Making Detention Reform Work for Girls: A Guide to Juvenile Detention Reform
Francine T. Sherman
Boston College - Law School
Annie E. Casey Foundation Juvenile Detention Alternatives Practice Guides, No. 5, 2013
Boston College Law School Legal Studies Research Paper No. 297
Throughout the nation, court-involved girls frequently pose minimal risk to public safety but suffer with significant social service needs. Data on detention utilization show that girls are being disproportionately detained for misdemeanors, status offenses and technical violations of probation and parole. In short, many girls enter detention for the wrong reasons and many remain in detention for extended periods harmful to them and contrary to best practice.
This practice guide responds to a call from both mature and new sites from within the Juvenile Detention Alternatives Initiative (JDAI) network, which continue to find that effectively serving and supervising girls is among the most difficult issues in detention reform. The practice guide stresses that efforts to safely reduce the inappropriate detention of low-risk girls must be rooted in JDAI's core strategies, but with an added intentional focus on applying those core strategies to girls' unique needs and circumstances. Thus, the Practice Guide updates the 2005 Pathways report Detention Reform and Girls: Challenges and Solutions and then details steps jurisdictions can take to pinpoint policies or practices that may result in girls' inappropriate or unnecessary detention. It then profiles an array of promising and proven strategies drawn from experience and literature that jurisdictions can use to improve the detention process and reduce the use of detention for girls.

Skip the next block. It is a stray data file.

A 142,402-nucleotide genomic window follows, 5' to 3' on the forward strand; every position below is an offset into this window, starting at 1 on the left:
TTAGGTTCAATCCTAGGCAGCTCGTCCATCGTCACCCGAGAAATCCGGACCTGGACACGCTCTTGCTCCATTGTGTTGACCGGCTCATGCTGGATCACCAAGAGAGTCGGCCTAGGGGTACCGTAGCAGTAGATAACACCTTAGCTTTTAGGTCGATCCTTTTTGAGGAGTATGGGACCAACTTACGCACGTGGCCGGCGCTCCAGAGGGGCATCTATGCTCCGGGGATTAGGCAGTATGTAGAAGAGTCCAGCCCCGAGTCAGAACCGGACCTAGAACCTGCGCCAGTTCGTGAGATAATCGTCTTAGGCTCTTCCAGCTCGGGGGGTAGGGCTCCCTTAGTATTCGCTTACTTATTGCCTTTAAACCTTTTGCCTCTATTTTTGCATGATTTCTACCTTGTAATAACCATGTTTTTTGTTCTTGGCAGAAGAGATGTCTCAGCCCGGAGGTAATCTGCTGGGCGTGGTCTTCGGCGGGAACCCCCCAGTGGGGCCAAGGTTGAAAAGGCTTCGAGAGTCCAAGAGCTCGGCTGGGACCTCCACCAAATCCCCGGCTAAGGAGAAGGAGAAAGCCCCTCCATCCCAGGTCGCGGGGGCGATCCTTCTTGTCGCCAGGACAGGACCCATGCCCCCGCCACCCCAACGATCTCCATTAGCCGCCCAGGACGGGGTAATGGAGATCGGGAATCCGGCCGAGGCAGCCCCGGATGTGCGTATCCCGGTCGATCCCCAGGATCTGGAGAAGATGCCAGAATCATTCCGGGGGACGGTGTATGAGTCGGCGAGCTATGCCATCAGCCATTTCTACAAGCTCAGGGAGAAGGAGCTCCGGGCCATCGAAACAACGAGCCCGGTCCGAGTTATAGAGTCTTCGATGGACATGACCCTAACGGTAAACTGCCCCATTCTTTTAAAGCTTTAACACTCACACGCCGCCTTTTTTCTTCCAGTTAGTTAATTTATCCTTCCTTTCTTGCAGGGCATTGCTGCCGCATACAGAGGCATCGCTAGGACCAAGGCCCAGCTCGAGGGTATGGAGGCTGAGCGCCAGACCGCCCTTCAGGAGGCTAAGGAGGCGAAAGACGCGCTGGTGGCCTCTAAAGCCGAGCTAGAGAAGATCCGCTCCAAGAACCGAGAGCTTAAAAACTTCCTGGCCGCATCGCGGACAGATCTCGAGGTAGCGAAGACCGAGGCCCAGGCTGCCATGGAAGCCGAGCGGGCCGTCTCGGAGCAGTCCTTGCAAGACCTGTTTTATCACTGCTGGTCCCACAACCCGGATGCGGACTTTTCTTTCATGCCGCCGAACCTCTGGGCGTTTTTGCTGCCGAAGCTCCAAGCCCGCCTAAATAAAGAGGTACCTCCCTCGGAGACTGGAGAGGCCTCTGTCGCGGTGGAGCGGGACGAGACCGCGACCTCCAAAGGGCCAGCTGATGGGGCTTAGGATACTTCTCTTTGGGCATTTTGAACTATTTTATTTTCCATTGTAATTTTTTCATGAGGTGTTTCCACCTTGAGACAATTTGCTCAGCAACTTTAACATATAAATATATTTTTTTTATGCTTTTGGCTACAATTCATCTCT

Number of Pages in PDF File: 89Accepted Paper Series
Date posted: April 24, 2013
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